Believe it or not, scientists realized long ago that the way in which we perceive sexual orientation doesn't necessarily reflect our actions and desires.

When researching human sexuality, Dr. Alfred Kinsey and his team rated an individual's sexuality on a scale of zero to six, with zero being exclusively heterosexual and six being exclusively homosexual.

Most participants landed in the one to five zone, thus proving the inconsistency between our perception and reality when it comes to homosexuality. When discussing the reason behind this fact, Kinsey noted:

It is a characteristic of the human mind that tries to dichotomize in its classification of phenomena… Sexual behavior is either normal or abnormal, socially acceptable or unacceptable, heterosexual or homosexual; and many persons do not want to believe that there are gradations in these matters from one to the other extreme.

There isn't an actual test to determine where you fall on the scale. But, a few people have come up with tests available on the Internet.


4. The terms we use to discuss sexuality are changing.

Thankfully, there's an array of terms we can use to help us to discuss the puzzling nature of sexuality in its many forms. Whether it's as simple as “bi-curious” or as complicated as “pansexual,” our lexicon is evolving to include a whole rainbow of people.

The heteronormative masses are just becoming familiar with the term pansexual. In case you were wondering, it means being attracted to someone regardless of the gender to which the person does or doesn't identify. You can read more about it here.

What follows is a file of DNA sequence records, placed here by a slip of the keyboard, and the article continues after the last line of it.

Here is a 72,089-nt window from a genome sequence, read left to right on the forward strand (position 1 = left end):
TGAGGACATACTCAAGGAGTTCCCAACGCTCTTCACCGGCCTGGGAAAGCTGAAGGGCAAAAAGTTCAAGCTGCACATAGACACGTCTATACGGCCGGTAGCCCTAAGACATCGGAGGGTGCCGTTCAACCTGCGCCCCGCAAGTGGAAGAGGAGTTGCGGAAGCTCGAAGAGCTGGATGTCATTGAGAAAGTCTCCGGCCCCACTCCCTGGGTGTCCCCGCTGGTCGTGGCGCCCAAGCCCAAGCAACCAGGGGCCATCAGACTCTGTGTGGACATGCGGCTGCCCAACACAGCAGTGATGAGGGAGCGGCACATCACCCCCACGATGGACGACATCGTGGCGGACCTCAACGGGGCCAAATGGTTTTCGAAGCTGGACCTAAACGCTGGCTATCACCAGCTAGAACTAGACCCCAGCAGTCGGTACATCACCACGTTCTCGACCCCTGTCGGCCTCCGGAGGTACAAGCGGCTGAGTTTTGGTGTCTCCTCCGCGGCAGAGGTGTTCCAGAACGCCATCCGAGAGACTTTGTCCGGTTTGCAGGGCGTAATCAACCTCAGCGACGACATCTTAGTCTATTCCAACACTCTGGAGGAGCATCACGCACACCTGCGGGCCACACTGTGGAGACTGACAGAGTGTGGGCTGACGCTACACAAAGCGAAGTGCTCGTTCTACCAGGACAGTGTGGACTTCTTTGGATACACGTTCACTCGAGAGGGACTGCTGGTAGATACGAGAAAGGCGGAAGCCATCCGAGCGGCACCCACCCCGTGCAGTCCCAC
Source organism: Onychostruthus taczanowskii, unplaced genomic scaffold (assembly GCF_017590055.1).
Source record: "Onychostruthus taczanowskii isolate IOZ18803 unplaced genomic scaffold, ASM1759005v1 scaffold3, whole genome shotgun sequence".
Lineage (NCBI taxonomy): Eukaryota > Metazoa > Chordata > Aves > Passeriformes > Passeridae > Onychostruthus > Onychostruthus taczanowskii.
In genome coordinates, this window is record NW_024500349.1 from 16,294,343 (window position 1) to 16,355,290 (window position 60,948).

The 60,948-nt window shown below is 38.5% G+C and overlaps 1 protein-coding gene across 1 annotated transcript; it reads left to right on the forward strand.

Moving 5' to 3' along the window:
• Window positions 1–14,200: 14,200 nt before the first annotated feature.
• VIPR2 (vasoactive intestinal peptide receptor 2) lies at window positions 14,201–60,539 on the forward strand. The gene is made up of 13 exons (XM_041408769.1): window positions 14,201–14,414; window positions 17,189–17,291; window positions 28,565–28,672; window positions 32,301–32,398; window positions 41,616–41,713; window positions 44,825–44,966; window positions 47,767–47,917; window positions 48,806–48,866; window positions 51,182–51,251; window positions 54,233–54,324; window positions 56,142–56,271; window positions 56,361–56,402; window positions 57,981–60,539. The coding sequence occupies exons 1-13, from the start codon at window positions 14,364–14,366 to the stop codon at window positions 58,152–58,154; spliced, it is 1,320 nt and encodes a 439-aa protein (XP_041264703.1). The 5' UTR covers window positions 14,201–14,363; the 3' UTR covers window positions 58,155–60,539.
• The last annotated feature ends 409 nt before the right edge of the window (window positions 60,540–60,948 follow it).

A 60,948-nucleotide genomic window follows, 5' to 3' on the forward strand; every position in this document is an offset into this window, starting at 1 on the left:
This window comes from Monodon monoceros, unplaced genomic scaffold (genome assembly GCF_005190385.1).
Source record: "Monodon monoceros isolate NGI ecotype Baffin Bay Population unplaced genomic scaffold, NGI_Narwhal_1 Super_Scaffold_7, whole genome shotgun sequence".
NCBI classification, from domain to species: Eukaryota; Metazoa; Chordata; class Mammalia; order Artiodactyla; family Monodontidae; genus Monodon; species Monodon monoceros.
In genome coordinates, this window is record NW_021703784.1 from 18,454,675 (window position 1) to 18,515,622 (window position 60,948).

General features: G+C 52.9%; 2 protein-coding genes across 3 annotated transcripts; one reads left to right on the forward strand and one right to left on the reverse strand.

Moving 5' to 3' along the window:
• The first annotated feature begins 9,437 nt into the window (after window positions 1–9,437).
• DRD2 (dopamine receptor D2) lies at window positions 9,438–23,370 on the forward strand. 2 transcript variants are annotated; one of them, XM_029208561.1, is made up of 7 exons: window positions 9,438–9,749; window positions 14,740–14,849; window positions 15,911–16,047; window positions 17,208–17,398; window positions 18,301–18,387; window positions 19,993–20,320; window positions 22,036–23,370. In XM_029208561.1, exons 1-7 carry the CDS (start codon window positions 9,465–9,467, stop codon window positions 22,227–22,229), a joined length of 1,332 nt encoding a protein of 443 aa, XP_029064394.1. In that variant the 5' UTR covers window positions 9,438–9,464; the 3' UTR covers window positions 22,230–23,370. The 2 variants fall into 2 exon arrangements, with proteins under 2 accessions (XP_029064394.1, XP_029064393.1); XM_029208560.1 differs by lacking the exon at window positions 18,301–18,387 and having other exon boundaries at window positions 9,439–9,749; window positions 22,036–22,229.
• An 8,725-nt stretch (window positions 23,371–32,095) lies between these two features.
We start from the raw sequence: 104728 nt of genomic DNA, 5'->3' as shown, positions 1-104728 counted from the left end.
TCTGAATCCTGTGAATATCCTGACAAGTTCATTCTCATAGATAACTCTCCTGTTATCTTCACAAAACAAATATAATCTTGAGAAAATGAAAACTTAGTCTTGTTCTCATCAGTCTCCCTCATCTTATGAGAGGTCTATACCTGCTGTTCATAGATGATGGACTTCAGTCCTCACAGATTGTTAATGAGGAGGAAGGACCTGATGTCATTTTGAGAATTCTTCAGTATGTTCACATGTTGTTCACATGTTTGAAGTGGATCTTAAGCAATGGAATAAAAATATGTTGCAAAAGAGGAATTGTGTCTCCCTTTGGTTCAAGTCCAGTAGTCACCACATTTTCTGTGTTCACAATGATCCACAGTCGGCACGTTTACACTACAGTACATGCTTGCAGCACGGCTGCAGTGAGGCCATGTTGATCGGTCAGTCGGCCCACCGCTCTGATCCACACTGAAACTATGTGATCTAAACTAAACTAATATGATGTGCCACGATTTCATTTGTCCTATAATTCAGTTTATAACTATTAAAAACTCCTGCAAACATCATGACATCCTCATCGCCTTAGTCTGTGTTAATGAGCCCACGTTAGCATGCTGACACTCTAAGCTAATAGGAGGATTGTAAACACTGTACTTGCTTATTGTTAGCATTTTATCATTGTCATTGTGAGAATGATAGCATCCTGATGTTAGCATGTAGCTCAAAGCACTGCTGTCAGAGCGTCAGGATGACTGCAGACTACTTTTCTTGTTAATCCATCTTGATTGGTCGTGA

5. We like to slap labels on things to make people more comfortable.

What Kinsey said back in the day still rings true: As a society, we prefer things to be neat and tidy, thus, forcing homosexuals out of the closet and into a shoebox.

Some people are still confounded by the idea of anything more than black and white, straight or gay.

I won’t let guys off the hook when it comes to the question of whether it's possible to be 100 percent straight or gay, no matter how uncomfortable it makes someone feel. It seems men don't have the same freedom as women when it comes to discussing sexuality.

Most men wouldn't be happy disclosing their curiosities for fear of being called a “mo” instead of a bro. Please do correct me if I'm wrong because I'd love nothing more than to hear about men brave enough to talk openly about their sexuality.

When researching “straight” men who sleep with men, I discovered a string of articles that discuss this outrageous phenomena as strange occurrences of narcissism, experimentation or something a guy would do if there were no hot girls around. Please! That's just insulting.

Not all men are sex-craved beasts that would stick their wangs into anything that moves. Perhaps it's time to consider the fact that guys might be attracted to other guys sometimes, just as girls might be attracted to other girls sometimes.

So, the terms “gay” and “straight” don't apply like they used to when it comes to explaining the dichotomy of sexuality in its purest sense — the way people behave and feel.

Interestingly enough, however, “gay” and “straight” are useful for defining sexual identity. Some people use these terms in political senses and others, out of ease. Even Kinsey said his scale did not apply to sexual identity.

Consider this: If I started going around telling people I'm 89 percent lesbian, it just wouldn't compute.

But, in reality, you shouldn't have to explain your sexuality or sexual identity to anyone, whether you see yourself as gay or bi or straight or anything in-between.

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Kelly O'Hara

Contributor

Kelly is a freelance writer and SEO link builder hailing from Manchester, UK. She’s also spent time living in London and Germany over the years. She considers herself a film and TV buff who also loves to analyse the strange nuances of life.
Kelly is a freelance writer and SEO link builder hailing from Manchester, UK. She’s also spent time living in London and Germany over the years. She considers herself a film and TV buff who also loves to analyse the strange nuances of life.